It was just a few months ago that orange-clad monks in Tibet and activists across the world took to the streets in protest of China's crackdown in the Tibetan region, and consequently, the Olympic Games being held in Beijing this summer. In the days that followed, the Olympic torch came under fire as it wound its way across the world, nearly snuffed out by demonstrators on multiple continents, and successfully so, if only briefly, during the Paris leg of the journey.
From the media coverage at the time, it seemed that this story, like the torch itself, would not be allowed to die out in the lead-up to August 8th, 2008, when the Olympics are set to kick off. But as reported last week by Time Magazine, in the wake of the deadly earthquake in the Sichuan province and the outpouring of grief, the media interest in the Olympic story has waned. Yet, according to a poll last month by Kelton Research (full disclosure: I am currently employed by the research firm), American public opinion about the Olympic Games, China, and the perceived actions of the host country has changed very little.
Moreover, unlike some government officials such as British Prime Minister Gordon Brown and U.N. secretary general Ban Ki-moon who are planning on boycotting the opening ceremonies in Beijing, 22 percent of Americans feel that the United States should boycott the Games outright. Though such a move is highly unlikely, ratings would surely suffer further if American and other international athletes refused to participate or were barred from taking part. An American boycott would be the first time the US refused to attend an Olympics since President Carter boycotted the 1980 Moscow Olympics in response to the Soviet Union's invasion of Afghanistan. That said, President Bush is expected to attend the opening ceremony, and last week Australian Prime Minister Kevin Rudd announced his intention to attend as well.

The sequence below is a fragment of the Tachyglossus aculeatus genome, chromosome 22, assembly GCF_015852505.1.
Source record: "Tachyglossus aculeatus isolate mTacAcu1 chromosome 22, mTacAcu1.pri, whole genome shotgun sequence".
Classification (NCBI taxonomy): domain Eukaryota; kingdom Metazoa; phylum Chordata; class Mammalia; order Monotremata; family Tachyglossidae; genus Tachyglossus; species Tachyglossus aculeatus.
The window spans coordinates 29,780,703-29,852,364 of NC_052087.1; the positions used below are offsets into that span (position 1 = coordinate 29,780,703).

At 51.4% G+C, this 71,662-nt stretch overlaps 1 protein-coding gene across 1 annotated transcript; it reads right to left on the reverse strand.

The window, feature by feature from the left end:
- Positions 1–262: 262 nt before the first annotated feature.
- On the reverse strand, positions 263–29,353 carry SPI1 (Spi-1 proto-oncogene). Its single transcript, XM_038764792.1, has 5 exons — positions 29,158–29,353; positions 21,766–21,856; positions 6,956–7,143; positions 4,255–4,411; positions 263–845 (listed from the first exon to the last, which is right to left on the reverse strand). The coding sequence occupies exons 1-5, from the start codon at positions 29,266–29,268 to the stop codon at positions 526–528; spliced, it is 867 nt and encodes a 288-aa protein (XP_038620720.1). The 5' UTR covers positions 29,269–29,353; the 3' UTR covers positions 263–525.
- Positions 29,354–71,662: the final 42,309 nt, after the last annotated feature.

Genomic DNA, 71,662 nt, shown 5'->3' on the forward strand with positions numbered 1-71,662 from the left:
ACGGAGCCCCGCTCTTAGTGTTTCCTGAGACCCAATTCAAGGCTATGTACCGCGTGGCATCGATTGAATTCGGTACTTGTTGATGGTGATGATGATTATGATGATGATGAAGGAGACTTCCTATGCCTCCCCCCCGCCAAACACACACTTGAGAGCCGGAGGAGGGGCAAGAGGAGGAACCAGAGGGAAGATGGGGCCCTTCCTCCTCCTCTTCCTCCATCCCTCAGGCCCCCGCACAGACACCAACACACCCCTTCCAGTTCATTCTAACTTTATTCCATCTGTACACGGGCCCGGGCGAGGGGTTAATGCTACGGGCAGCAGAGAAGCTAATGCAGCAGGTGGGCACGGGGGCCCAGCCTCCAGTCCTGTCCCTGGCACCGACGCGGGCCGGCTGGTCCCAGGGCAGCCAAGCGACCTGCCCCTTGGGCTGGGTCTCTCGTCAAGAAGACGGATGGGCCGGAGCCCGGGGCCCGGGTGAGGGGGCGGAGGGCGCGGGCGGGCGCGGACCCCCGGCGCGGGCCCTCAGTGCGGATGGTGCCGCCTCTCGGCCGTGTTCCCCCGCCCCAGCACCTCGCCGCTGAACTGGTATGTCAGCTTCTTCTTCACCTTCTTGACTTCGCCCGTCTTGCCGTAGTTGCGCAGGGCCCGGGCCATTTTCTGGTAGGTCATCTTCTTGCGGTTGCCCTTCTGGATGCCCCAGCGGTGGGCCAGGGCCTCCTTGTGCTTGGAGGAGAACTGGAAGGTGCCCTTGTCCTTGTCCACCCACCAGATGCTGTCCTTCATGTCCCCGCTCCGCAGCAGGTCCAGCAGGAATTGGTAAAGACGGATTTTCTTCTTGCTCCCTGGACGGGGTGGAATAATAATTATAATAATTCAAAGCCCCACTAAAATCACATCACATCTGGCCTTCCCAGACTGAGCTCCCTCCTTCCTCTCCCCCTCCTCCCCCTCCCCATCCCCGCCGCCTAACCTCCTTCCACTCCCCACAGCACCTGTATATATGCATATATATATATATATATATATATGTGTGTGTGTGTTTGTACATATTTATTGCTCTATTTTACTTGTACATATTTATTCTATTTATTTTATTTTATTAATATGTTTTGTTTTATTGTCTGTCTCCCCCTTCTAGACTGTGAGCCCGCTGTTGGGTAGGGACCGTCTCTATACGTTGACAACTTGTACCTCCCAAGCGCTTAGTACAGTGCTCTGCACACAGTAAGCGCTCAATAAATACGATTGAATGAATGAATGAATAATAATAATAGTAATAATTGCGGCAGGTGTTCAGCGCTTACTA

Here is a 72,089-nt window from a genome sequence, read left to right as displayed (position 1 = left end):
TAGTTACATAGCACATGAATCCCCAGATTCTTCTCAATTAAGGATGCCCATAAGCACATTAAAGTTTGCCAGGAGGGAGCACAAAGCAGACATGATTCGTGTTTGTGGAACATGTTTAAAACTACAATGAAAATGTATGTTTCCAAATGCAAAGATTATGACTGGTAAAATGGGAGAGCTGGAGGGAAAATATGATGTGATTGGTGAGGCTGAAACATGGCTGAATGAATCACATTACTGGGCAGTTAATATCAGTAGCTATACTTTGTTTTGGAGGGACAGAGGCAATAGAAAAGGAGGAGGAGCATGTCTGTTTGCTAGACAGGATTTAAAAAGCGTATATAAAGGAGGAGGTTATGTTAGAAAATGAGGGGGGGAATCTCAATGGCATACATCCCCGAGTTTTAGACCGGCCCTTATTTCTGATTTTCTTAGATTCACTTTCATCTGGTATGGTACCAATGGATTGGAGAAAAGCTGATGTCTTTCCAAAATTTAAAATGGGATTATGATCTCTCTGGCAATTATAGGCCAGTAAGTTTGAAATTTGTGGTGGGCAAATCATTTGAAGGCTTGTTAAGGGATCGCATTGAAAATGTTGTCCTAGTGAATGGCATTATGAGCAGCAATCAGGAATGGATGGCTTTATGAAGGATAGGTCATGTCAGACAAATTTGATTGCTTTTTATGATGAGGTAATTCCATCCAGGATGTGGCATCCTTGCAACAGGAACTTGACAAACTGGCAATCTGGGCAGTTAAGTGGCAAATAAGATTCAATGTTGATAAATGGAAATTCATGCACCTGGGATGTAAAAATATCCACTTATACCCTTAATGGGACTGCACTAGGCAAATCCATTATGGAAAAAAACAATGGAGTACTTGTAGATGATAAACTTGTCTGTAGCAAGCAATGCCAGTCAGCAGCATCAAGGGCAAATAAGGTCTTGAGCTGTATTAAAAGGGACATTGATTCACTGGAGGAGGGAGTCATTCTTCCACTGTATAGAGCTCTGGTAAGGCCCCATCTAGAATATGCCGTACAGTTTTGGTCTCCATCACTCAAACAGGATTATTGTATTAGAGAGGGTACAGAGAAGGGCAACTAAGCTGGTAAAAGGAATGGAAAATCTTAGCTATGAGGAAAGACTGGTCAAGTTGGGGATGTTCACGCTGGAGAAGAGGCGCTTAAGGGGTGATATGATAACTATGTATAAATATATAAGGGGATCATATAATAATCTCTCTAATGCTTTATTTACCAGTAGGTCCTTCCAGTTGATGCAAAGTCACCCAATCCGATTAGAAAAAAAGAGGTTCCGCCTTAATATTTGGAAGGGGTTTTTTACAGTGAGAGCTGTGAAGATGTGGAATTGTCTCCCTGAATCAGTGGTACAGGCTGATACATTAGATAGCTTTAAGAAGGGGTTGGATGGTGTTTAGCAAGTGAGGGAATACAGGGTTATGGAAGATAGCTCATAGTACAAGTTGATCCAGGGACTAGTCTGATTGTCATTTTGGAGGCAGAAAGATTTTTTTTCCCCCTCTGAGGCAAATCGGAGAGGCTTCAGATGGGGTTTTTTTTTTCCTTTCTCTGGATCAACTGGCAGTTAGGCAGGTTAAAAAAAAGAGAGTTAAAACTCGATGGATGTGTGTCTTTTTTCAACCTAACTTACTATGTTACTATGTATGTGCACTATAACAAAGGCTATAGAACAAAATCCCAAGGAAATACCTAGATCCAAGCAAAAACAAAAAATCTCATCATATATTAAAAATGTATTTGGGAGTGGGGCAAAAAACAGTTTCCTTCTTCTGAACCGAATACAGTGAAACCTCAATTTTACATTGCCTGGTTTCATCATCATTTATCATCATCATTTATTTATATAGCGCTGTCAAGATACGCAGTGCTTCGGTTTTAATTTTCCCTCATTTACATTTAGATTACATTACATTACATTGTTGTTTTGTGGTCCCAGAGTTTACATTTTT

Yet Tibet and government boycotts are just a few of China's Olympic problems. The country has long been considered to be one of the world's biggest polluters, and the smog and poor air quality has athletes pondering the health risks of competing there. According to the Kelton Research poll, one in two of Americans say they will question the validity of the Olympics, and any records set or medals won, if athletes pull out of the Games due to environmental concerns. Already two top athletes, Ethiopian marathon runner Haile Gebrselassie and recently retired Belgian tennis player Justine Henin, have reportedly begged off representing their home countries, citing concerns for their health. Gebrselassie, who holds the world record for his sport, was heavily favored to win the gold medal, while Henin will not have a chance to defend her 2004 gold medal win.
And how is this affecting consumers of Chinese products? Nearly half (46%) of Americans say that in light of the recent controversy, they're likely to cut back on buying goods made in China or by Chinese companies. After recent scandals involving dog food, toothpaste, and other Chinese product, any decline in consumer sales could lead to some trouble down the road for companies that import Chinese products.
Could all this controversy have been avoided? Many Americans think so. Fifty-one percent believe that International Olympic Committee should never have awarded China the Summer Games in the first place. China and the IOC took a gamble with taking the Olympics to Beijing, and come August, we'll see if that bet was worth the price.